Vujacic wants to make it difficult for those accusing Karadzic [Al Jazeera]
It's late on a Saturday night and Svetozar Vujacic, the lawyer representing Radovan Karadzic, is still in his corner office in an old building near the centre of Belgrade.
One reason is to meet us, but the other is the case he is currently working on. He is preparing Karadzic's defence.
Vujacic has known the family for years and is a close friend of Luka Karadzic, Radovan Karadzic's brother.
When he was told he had been taken to the special criminal court in Belgrade, he immediately offered his services and Radovan Karadzic was happy to accept.
Vujacic looks tired and smokes constantly. He has been the main contact between the prison cell and the outside world. Everyone wants a little bit of his time.
In a exclusive interview with Al Jazeera, Vujacic confirmed that he had lodged an appeal against extradition despite earlier refusing to give any clues to their legal manoeuvring.
"I won't tell you where I did it, what post office I used because the authorities will be able to track it down quicker. I want to get my client as much time as possible and make it as difficult as I can for those accusing him. It could take up to two days for the documents to arrive in court," he said.
The Serbian authorities announced on Monday that Karadzic had been detained while travelling on a bus in Belgrade.
The world's most wanted war-crimes suspect changed his appearance radically with a bushy white beard and wild grey hair which only highlighted the black braid in the middle of his head.
|Vujacic disputes the date his client Karadzic, left, was captured [AFP]
He said it was to channel positive energy, but there are those who claim the former psychiatrist was pulling an old psychological trick by diverting attention away from his face.
Every day, the lawyer and the family make the journey to the special court building where Karadzic is held.
Vujacic says the authorities have not given a true account of what happened.
"Even today they are hiding the truth in their offical explanation when they say he was arrested on the July 21," he said.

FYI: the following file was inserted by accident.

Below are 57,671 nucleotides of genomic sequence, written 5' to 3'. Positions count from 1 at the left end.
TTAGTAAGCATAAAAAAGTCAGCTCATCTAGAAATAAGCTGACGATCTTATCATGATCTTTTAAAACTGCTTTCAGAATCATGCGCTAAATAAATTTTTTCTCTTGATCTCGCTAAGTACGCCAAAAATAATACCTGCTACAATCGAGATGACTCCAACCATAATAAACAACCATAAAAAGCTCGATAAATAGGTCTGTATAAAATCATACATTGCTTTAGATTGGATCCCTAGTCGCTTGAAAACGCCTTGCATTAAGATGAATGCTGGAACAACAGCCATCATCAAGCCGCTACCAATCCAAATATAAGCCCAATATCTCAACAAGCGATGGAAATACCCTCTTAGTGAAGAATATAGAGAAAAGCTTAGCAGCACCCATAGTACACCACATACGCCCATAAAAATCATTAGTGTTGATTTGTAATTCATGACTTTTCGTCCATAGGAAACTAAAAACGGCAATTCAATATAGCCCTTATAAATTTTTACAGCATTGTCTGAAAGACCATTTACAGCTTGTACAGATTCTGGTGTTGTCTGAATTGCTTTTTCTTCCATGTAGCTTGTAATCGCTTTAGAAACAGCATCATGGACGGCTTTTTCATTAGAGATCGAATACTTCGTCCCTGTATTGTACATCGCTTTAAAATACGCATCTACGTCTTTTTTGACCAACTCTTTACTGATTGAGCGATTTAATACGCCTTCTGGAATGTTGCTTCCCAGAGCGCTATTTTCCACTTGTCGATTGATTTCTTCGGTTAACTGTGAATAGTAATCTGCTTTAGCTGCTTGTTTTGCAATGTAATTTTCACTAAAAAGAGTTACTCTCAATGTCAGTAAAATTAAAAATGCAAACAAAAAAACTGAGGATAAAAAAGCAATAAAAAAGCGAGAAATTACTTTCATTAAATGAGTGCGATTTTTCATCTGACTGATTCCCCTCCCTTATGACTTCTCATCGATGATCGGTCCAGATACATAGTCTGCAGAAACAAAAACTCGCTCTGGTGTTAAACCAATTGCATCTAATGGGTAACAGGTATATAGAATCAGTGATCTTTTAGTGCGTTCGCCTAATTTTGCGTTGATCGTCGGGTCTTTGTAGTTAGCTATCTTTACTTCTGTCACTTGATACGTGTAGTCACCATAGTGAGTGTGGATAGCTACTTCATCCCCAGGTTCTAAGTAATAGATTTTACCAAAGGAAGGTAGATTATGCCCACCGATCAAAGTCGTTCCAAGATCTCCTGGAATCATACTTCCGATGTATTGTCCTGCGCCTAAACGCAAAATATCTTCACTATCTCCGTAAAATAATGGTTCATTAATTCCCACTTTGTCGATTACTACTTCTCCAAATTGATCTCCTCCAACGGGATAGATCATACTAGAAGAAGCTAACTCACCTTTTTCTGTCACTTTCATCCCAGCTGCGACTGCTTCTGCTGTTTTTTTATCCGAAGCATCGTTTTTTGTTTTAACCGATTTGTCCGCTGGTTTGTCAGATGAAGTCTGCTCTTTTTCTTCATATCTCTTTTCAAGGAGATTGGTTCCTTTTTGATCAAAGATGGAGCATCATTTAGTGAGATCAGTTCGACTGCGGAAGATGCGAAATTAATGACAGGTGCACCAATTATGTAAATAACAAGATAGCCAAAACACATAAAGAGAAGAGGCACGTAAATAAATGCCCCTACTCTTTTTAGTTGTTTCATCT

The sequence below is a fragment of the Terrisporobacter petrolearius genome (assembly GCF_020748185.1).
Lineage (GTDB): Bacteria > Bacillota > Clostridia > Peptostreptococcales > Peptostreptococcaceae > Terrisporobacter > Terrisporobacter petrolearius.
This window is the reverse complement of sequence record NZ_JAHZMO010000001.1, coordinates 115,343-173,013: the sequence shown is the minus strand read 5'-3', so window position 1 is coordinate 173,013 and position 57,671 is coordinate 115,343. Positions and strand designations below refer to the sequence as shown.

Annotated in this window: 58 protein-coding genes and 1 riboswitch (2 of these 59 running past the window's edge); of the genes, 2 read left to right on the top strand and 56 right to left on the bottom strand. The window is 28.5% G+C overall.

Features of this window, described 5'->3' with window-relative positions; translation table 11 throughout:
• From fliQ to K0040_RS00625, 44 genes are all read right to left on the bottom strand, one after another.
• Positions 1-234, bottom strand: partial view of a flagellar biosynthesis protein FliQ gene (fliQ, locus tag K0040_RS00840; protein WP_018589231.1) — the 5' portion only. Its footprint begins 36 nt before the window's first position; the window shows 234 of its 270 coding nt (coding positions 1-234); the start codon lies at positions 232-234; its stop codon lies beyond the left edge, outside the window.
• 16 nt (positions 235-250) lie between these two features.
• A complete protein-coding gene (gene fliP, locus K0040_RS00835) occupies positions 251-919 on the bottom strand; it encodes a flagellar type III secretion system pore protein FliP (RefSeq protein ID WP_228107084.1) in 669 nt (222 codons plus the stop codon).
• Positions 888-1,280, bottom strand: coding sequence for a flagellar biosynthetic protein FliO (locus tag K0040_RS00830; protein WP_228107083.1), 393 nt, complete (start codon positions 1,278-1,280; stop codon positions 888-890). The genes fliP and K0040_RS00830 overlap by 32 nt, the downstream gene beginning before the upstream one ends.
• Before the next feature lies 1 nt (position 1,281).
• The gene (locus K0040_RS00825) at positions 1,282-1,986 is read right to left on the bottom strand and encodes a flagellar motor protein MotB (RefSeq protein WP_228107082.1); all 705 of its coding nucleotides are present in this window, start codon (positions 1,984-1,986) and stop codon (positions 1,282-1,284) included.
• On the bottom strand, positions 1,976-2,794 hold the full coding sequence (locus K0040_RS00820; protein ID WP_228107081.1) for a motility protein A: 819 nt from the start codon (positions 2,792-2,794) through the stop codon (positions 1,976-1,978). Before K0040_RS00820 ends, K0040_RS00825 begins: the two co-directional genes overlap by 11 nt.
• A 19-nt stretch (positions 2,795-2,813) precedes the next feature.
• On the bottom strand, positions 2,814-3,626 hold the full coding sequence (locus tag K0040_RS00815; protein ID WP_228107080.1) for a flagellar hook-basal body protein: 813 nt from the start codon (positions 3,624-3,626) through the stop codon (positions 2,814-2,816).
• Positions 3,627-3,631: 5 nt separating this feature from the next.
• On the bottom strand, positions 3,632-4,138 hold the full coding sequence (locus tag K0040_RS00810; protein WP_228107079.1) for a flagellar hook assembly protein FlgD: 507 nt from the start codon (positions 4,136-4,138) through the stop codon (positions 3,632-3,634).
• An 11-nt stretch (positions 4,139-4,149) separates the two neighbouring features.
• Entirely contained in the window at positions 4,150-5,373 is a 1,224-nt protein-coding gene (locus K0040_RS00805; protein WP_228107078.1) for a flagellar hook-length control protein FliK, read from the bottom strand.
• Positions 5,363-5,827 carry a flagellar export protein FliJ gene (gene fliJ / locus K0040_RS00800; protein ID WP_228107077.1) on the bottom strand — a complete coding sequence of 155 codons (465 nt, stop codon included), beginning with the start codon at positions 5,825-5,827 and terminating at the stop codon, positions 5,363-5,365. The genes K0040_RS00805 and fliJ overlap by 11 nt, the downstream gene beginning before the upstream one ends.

"It was only on that day he was transferred to the special court. I am claiming, and we have a lot of evidence, that he was apprehended on the July 18.
"This was kidnapping, this was abduction, this was not being arrested. He was illegally detained."
It is a suggestion rejected by the special prosecutor, Vladimir Vukcevic, who told me that when the arrest was made they wanted everyone to know.
Gravity of charges
Karadzic is well aware of the magnitude of the charges against him - all stemming from his role as the leader of Bosnia's Serbs during the wars in the Balkans in the 1990s.
He faces eleven charges including genocide and crimes against humanity. He is blamed for the near four year siege of Sarajevo and the massacre of 8,000 Muslim men and boys in the town of Srebrenica in 1995.
His lawyer has read the lengthy indictment.
"I can tell when you start reading them they are rubbish," Vujacic said.
"According to them, he is guilty of destroying the Twin Towers, according to the indictments he killed half the population of the world. These charges have no basis in fact."
The courtroom in the Hague is being prepared for Karadzic's arrival, which is expected later this week.
It has already seen a number of high-profile trials of those accused of atrocities in the former Yugoslavia.
One was that of Slobodan Milosovic, the former president of Yugoslavia and Serbia.
He was also a client of Svetozar Vujacic, who fears Karadzic will not get a fair trial.
"No Serb can have a fair trial there. The Hague tribunal - I, as a lawyer, cannot say anything positive about it," he says.
"It is a political creation - I call it a legal freak."
The appeal against extradition should be delivered to the authorities in the next few days.
A panel of judges will then consider the case and if they reject it, the government in Belgrade will make a final decision.
But even his lawyer thinks there is nothing that will stop Radovan Karadzic from appearing in the dock in The Hague.
Source: Al Jazeera